Writing is hard work. I don't do it for fun nor do I do it for the satisfaction of seeing my name in print.
The exhilaration of viewing my byline on an article vanished long ago after my name had appeared many times on feature articles published in a major city newspaper. Those articles often took weeks to compile after numerous phone calls and research in old books, magazines, and newspapers. I spent hours digging up information for the stories I wrote about people, locations, and events in my rural location in Virginia before I would even start writing. Then I would go to the site and take the photographs necessary to go with the story. My outstanding editor taught me to how to edit, a skill that has aided me in all the writing I have created since that time.
For breaking news and for coverage of local governing bodies, I had to call in and dictate my articles to someone on the state news desk in the city. All of this was done using an electric typewriter without the luxury of instant correction we have now on our computers. Because I wrote for one of those afternoon newspapers that no longer exist, I submitted my stories early in the morning before I left home for my job teaching school.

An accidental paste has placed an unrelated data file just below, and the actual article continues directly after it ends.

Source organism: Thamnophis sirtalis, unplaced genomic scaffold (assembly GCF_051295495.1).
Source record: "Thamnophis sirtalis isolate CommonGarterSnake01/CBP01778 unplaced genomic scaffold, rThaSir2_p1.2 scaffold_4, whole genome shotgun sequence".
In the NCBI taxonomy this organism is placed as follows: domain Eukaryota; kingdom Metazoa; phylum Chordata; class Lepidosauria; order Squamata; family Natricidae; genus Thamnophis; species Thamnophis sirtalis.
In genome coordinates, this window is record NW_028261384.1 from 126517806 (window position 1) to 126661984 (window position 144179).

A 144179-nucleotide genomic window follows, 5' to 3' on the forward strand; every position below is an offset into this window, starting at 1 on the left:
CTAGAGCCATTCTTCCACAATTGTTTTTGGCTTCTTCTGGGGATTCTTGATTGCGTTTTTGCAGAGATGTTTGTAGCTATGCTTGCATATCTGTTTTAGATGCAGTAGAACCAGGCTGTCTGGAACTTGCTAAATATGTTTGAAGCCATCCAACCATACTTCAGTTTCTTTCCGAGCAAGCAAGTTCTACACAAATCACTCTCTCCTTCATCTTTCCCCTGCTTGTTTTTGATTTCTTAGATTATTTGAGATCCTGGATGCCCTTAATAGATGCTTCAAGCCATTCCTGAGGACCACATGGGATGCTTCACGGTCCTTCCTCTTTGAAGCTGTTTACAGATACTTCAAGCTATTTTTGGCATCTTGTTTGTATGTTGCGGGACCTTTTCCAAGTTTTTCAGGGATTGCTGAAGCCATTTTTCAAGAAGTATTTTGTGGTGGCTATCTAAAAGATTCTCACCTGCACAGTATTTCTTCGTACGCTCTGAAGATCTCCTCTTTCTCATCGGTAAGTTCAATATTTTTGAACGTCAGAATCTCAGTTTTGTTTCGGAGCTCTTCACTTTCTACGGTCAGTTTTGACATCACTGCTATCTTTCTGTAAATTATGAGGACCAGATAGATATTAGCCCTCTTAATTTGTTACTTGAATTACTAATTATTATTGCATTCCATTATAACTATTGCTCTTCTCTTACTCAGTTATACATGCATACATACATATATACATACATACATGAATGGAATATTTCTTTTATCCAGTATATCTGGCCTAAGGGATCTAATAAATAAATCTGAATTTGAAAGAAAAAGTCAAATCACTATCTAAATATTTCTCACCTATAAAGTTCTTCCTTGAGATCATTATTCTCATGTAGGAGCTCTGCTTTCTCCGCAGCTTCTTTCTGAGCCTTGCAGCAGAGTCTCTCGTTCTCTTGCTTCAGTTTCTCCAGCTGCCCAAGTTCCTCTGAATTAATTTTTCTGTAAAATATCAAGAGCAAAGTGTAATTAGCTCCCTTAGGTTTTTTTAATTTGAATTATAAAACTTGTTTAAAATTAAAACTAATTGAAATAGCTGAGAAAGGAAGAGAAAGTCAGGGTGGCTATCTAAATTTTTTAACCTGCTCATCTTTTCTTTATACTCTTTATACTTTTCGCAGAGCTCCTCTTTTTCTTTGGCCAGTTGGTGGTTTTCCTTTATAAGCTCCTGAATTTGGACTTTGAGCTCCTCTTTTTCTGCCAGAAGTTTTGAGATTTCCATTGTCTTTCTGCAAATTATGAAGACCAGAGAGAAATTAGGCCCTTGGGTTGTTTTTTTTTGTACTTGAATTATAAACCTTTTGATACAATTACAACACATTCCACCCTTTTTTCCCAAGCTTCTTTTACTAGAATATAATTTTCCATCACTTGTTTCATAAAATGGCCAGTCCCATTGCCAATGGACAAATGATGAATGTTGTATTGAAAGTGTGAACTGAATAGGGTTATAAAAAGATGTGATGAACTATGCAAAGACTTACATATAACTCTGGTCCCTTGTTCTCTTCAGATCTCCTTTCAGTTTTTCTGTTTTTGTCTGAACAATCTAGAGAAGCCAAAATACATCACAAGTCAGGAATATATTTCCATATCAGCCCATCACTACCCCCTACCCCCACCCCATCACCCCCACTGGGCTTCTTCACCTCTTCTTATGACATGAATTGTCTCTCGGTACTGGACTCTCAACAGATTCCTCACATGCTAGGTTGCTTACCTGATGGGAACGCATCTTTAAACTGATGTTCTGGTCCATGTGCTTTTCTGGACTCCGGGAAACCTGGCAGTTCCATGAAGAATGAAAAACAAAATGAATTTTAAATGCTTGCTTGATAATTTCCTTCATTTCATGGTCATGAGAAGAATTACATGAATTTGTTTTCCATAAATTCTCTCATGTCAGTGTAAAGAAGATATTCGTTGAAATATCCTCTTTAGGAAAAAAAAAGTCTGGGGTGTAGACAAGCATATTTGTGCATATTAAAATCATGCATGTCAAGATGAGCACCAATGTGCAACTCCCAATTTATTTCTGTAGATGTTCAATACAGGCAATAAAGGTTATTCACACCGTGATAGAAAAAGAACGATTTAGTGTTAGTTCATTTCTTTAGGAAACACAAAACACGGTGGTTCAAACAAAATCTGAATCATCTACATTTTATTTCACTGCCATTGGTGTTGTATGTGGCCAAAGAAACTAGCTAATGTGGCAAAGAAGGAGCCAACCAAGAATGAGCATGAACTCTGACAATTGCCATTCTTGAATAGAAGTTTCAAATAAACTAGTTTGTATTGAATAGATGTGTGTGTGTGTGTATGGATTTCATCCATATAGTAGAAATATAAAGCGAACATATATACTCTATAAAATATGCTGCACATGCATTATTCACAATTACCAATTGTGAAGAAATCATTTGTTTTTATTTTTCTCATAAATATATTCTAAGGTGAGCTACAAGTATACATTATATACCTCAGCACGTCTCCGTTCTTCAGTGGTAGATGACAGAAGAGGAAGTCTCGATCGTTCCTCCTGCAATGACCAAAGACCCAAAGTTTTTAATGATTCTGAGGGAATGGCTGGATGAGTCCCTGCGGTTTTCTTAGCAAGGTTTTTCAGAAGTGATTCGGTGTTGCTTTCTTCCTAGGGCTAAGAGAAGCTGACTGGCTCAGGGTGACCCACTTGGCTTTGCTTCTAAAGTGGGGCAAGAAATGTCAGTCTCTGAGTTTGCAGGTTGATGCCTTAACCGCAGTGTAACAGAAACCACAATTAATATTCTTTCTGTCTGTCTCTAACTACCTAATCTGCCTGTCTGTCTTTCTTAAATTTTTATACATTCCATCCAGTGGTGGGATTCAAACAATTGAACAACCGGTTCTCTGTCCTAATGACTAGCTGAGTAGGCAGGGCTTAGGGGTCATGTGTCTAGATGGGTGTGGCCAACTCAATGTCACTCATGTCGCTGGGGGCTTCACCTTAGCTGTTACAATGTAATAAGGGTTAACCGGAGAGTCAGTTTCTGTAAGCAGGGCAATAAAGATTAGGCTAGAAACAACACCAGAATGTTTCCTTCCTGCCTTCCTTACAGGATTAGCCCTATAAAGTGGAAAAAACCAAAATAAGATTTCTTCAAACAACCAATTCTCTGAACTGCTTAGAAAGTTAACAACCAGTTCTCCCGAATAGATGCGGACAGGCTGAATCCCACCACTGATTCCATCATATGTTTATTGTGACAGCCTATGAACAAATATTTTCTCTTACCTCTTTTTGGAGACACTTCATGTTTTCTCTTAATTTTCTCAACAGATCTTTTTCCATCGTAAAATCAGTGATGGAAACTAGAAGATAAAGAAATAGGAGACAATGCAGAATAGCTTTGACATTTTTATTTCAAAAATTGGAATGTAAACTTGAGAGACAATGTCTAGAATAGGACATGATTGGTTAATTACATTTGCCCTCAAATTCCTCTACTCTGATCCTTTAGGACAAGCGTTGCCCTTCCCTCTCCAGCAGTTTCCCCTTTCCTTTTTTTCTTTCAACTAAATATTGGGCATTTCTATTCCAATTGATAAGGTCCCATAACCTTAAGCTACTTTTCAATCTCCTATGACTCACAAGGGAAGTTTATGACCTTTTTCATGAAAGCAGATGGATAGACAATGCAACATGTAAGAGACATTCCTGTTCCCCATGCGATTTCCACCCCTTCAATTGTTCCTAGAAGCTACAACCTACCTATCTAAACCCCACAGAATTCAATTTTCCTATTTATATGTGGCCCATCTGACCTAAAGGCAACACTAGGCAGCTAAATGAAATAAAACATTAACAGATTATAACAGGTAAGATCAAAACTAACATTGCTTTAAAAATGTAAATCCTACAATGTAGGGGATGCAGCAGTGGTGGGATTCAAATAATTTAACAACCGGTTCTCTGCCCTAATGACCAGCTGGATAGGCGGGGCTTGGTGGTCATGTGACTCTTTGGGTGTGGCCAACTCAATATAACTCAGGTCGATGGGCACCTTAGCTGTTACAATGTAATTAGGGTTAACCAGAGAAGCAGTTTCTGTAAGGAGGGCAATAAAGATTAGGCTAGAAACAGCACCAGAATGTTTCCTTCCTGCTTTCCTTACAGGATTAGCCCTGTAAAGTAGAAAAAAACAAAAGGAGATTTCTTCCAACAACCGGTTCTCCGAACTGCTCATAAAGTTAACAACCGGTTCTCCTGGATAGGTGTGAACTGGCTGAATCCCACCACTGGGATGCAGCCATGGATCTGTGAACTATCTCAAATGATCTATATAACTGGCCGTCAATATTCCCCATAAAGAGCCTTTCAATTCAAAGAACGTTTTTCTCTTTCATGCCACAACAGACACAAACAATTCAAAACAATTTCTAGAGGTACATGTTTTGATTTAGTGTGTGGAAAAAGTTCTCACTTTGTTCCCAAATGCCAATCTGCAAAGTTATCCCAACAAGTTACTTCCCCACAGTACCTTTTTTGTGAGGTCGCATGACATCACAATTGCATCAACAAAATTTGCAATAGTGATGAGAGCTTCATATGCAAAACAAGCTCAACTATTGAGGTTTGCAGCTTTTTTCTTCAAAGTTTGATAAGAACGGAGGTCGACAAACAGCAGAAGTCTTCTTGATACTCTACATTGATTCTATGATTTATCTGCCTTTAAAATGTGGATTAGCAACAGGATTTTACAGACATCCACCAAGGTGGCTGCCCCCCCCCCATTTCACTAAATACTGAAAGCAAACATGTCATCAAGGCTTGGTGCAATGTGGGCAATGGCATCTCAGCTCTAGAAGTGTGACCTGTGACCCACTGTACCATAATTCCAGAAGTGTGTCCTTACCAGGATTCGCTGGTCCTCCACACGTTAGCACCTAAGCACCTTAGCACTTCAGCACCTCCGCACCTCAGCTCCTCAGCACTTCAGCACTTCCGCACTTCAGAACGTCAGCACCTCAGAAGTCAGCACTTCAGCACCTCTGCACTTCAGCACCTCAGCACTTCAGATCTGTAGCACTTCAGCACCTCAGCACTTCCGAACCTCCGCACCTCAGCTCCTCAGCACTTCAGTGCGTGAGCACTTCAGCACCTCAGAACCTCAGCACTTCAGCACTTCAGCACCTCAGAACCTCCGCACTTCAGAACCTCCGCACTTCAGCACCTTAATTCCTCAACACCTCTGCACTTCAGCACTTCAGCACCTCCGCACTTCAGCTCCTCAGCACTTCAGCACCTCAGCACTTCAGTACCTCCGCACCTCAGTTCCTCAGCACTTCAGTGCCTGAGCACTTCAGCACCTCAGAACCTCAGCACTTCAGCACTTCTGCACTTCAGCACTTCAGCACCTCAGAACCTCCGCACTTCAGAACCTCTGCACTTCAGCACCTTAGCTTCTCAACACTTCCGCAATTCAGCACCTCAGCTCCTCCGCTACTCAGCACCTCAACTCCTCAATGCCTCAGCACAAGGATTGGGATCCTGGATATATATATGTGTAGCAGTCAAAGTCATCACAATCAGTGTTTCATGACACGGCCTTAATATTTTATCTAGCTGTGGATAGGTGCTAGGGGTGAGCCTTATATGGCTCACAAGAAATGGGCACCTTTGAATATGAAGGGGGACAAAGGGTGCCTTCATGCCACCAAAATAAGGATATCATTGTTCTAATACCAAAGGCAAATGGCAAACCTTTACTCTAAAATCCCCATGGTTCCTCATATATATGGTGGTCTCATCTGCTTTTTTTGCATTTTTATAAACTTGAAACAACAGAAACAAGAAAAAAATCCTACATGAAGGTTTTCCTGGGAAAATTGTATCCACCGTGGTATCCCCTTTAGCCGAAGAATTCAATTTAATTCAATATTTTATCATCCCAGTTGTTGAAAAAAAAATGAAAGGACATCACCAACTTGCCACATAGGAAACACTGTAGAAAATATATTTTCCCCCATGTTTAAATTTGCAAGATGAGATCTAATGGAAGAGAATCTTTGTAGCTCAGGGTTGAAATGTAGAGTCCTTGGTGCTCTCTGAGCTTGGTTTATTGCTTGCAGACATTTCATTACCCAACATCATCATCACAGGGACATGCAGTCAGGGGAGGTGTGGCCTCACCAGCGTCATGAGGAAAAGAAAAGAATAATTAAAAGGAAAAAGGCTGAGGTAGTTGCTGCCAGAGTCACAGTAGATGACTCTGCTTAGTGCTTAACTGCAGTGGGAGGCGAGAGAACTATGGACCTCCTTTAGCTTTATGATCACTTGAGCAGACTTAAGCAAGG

Although the pay was meager, my writing provided extra funds to enhance our family income. It provided money for trips our family of five might not have taken otherwise.
In addition to the hundreds of stories written for newspapers, I also have written many travel articles including my favorite ones about journeys to the Caribbean islands. Some of these stories have appeared in magazines for airlines and other places. Because I love to relive these often exotic experiences, stories about the islands don't seem quite as hard to write.
Some of my adventures are now turning up between the covers of books. My publisher has labeled these novels, "Passenger to Paradise." A couple of years ago, she designed a logo for them which is the same image I use for my Notes Along the Way blog. I love the logo because I learned long ago to travel light and am often seen pulling my roller bag through the concourses of airports.
Writing novels is a job. I consider myself a professional writer.
If you are an author, don't you consider yourself a professional?
(Passenger to Paradise novels by Mary Montague Sikes include: Hearts Across Forever, Eagle Rising, Secrets by the Sea, Night Watch, and Jungle Jeopardy.)